The fourth prophecy again anticipates the inception of the Church in the Baptism of its members, "the Lord shall wash away the filth of the daughters of Sion, and shall wash away the blood of Jerusalem out of the midst thereof, by the spirit of judgment, and by the spirit of burning" (Isaiah chapter 4). At this point perhaps the faithful should consider what Baptism is. It is the movement of water over a person's skin with a Trinitarian formula, yes, but it is so much more, too. "Baptism" derives from a similar Greek word meaning "to immerse" or "to plunge." To be "plunged" into Christ and in the name of the Trinity is more than to enter a visible community or lose a sentence of punishments condine to one's sins. To be "plunged" into Christ is to be immersed and filled with the very life of Christ given by the Holy Spirit, Who, St. Gregory reminds the Church of Rome during Mattins of the feast, is the love of God Himself. The Holy Spirit, to be simplistic, is God's love working and doing something, creating or renewing. The Holy Spirit accomplishes this rebirth in Baptism through water, the physical essential in life and the material, again referencing Genesis chapter 1, which formlessly covered the earth before creation. Water is also like the Holy Spirit, or "Holy Wind" to take a very literal translation, in that water is not easily contained, limited, narrowed, or defined. It enters through crevices unseen and can also be lost by poor care through other unanticipated openings. It is this in water that Christ, through the Holy Spirit, renews His creation. It is for this reason so many commentators have adduced the psalm from the Vidi aquam "I saw water flowing from the right side of the Temple, alleluia; and all to whom this water came were saved...." Therefore the Church uses as her last prophecy in the vigil Ezekiel 37:1-14:
"Thus saith the Lord God, Come, spirit, from the four winds, and blow upon these slain, and let them live again. And I prophesied as He had commanded me; and the spirit came unto them; and they lived; and they stood upon their feet, an exceeding great army.... Thus saith the Lord, I will open your graves, and will bring you out of your sepulchres, O My people, and will bring you into the land of Israel.... and you shall have put My spirit in you, and you shall live, and I shall make you rest upon your own land; saith the Lord almighty."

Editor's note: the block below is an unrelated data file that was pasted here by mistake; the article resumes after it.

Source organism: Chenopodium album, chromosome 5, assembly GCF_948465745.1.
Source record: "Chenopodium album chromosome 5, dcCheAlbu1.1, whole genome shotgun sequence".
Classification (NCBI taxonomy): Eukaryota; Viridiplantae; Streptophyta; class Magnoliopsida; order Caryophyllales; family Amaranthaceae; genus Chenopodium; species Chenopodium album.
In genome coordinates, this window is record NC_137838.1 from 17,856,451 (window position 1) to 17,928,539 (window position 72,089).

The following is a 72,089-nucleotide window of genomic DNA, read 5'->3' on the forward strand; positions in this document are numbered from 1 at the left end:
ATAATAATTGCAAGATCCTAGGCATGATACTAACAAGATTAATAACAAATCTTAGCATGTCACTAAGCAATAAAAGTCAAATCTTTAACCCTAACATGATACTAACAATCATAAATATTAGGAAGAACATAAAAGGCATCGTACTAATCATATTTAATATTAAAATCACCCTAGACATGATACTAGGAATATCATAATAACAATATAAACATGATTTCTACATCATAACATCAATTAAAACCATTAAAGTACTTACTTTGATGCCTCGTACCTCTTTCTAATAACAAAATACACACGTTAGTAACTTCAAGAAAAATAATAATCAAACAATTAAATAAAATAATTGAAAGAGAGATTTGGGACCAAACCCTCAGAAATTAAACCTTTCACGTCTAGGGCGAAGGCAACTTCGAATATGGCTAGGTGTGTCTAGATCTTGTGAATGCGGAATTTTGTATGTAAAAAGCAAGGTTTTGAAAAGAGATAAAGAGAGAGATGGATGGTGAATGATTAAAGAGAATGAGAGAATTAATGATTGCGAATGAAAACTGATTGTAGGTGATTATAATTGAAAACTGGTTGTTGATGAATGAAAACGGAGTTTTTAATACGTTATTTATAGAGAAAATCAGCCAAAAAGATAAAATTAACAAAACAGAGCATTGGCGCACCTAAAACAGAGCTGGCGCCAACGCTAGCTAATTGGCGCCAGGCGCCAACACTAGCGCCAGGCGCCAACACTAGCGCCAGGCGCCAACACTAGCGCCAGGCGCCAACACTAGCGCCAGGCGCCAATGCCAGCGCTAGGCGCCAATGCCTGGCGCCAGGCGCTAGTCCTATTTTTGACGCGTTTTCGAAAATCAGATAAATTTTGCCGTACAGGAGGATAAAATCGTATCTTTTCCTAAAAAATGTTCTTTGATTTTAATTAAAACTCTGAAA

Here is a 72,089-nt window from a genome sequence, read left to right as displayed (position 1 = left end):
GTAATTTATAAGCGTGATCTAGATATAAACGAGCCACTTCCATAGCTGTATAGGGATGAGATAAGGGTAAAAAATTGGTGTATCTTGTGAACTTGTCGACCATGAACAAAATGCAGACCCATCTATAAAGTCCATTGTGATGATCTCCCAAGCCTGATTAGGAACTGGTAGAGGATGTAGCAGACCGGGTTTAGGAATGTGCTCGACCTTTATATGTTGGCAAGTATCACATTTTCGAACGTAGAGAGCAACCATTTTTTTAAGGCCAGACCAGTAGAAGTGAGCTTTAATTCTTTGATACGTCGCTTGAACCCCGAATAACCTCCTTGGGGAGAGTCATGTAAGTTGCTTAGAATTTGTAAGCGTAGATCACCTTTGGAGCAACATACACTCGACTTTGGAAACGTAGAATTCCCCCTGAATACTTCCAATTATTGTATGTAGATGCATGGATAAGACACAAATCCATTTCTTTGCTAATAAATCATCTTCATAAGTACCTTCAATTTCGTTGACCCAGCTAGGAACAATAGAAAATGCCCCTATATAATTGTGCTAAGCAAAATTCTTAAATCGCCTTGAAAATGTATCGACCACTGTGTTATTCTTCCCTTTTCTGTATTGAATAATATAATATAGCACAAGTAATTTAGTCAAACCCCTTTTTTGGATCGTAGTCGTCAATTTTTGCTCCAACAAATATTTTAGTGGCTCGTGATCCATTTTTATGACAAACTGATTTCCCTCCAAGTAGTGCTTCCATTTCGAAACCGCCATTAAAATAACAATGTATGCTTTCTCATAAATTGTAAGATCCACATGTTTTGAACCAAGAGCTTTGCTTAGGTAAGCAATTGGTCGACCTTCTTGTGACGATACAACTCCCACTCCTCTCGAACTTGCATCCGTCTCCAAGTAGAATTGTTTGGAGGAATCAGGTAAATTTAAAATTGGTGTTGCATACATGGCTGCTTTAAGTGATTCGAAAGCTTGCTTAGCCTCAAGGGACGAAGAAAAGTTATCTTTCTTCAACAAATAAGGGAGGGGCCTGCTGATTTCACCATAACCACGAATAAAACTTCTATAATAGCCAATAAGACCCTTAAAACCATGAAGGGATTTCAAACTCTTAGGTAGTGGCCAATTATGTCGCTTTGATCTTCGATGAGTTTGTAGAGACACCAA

A procession then brings the sacred ministers to the baptistry where the font's waters are again blessed and infused with chrism, itself a priestly thing, as on Holy Saturday. The Paschal candle, extinguished on Ascension Thursday after the Gospel, reappears. Let not the importance of its reappearance be lost. As Dr. Laurence Hemming adumbrates in his Worship as Revelation, all the fires in a church are to be lit from the Paschal fire much as the Presence of Christ in the Sacraments comes from Christ's Incarnation and work on earth. The Paschal candle is extinguished at the end of forty days because, as with Christ and the Sacraments, its purpose, to diffuse holy fire, is accomplished. The fire remains without the candle's use just as Christ remains in the Church without a bodily physical presence. The candle returns because it symbolizes the Resurrection, the event which made this new life in the Holy Spirit possible. The celebrant plunges the candle into the font, almost baptizing the font with the candle rather the other way around. The celebrant sparges the faithful with the blessed water, infuses the chrism, and baptizes catechumens into Christ and His Resurrection. More adept parishes will also have the good sense to administer confirmation at this time, giving the neophytes the Holy Spirit and His "sevenfold gifts."

After the baptisms all who have been "baptized into Christ" on earth sing the Litanies of Saints, imploring the intercession of those in heaven who are the perfection of God's promise to Abraham, "multipl[ied] as stars of heaven." The saints, together with those on earth baptized into Christ, form the Church and carry that same Spirit and fire found on Holy Saturday. Pentecost makes the Resurrection permanent on earth, preserved in the Church unto ages of ages.

Mass follows immediately during the vigil. The lesson, taken from Acts of the Apostles, recounts Paul's preaching of the Baptism of Christ, or into Christ, to the Ephesians, hitherto only aware of St. John the Baptist's baptism of repentance. The alleluia is the same as on Holy Saturday. And in the Gospel St. John tells of Jesus saying "If you love me, keep my commandments." What is the Holy Spirit other than the strength to do this? This simple, demanding sentence of Christ calls to mind James 2:18, "I will show you my faith by my works." The Holy Spirit creates, re-creates, renews, strengthens, and preserves the Church in Christ, of Christ, and for Christ, as foretold to the prophets long ago. He makes all things anew, fashioning a new, holier creation out of the materials and persons of the existing, fallen creation. And He will remain with us until the very end.

In a rare moment the Byzantine tradition has a far simpler and more understated take than the Roman Church. The Greek theology of this feast can be found in the troparion of Penteost, which I heard today at Divine Liturgy and last evening at Vespers: